New scene. Dad’s health gets worse. Family tensions escalate. The main character involved has a tense argument and storms out, leaving everyone in chaos.

And so it goes. Scenes switch back and forth, one per plot arc, giving us variety, cliffhangers, and continual plot developments that keep us hooked and watching to find out how (or even if) everything gets resolved.

This format works awesome for us too.

We’ll call your main plot arc Plot A.

Character plots are B through F.

So you’d try to run a session with encounters that feature plots in a sequence like this:

  • Encounter 1 — Plot A
  • Encounter 2 — Plot B
  • Encounter 3 — Plot C
  • Encounter 4 — Plot A
  • Encounter 5 — Plot C
  • Encounter 6 — Plot D

And so on.

More on story structure for your plots and game sessions in this article on three act campaign structure and this article on nine act campaign structure.

Cross Streams Ghostbusters Style

With several character plot arcs, plus at least one main plot arc, it’ll be tough trying to fit each plot into sessions often enough to keep momentum going.

If you average 10 encounters per session, for example, and you have 6 plot arcs to juggle, that means some plots potentially get no screen time in a session.

The best solution is to put two plot arcs into one encounter.

Not only do you get faster plot progression this way, you also get a richer story.

We do this by sharing NPCs, locations, items, and situations between plots.

For example, Roghan’s side plot involves tracking down a family secret. You spot an opportunity to link a clue’s location with the villain’s next move. Two plot arcs converge.

Note that you aren’t trying to merge plot arcs, though you can do so if it makes sense. I don’t force plots to merge because it can seem fake or forced. But if a good opportunity hits, go ahead and merge.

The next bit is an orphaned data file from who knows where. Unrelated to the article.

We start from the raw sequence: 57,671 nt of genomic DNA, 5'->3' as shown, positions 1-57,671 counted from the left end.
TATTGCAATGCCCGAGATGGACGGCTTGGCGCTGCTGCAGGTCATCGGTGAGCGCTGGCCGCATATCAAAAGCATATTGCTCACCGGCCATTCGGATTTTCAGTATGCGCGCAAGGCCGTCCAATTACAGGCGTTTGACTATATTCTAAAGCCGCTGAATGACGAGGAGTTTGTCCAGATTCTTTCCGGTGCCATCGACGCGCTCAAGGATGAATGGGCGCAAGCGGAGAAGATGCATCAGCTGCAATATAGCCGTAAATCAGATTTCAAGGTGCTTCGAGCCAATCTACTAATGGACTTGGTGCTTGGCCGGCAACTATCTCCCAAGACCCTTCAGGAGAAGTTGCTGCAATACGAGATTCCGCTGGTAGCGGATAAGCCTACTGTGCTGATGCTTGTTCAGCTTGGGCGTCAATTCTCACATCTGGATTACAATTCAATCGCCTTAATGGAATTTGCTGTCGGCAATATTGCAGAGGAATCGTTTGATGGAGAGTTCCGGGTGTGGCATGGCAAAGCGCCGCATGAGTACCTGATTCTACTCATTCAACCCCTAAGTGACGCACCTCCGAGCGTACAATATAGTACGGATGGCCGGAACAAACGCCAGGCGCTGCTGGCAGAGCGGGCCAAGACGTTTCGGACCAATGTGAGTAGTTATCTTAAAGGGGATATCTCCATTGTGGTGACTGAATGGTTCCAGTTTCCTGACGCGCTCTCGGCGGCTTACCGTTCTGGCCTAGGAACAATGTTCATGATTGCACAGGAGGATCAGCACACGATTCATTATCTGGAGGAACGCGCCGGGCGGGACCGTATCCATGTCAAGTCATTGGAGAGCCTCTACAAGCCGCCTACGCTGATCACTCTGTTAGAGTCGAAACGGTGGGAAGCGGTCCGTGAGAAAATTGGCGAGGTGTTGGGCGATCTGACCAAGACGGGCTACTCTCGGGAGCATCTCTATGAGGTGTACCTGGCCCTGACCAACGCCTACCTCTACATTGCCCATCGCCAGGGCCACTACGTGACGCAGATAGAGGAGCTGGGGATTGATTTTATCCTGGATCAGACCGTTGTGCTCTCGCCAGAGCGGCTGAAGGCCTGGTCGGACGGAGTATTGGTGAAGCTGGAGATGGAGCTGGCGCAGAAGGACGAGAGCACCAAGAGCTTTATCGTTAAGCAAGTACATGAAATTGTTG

Otherwise, aim to make plots converge for a single encounter or 5 Room Dungeon. Then they diverge again.

In TV this technique gets tired fast. Audiences pick up on it and it breaks their sense of belief.

But we’re not writing a TV script here.

For roleplaying games, the opposite happens.

Plots crossing streams makes your world feel connected. Recurring locations and NPCs give players familiar hooks for play. And shared encounters let players team up.

Plot Your Heart Out

Remember that plots aren’t static.

What’s been played remains canon. Keep these details consistent and on-hand.

What’s playing right now deserves your best GM attention. Act, react, improv.

And what might happen next can change however you like based on what you’re seeing from gameplay.

Go ahead and give each character a side plot that players care about.

Keep each side plot running in its own thread, but only worry about staying one or two steps ahead using Loopy Planning.

Look for ways to combine NPCs, locations, items, and situations from two plots into the same encounters.

This approach give players fantastic side plots while keeping things organized, progressing, and exciting on your side of the screen.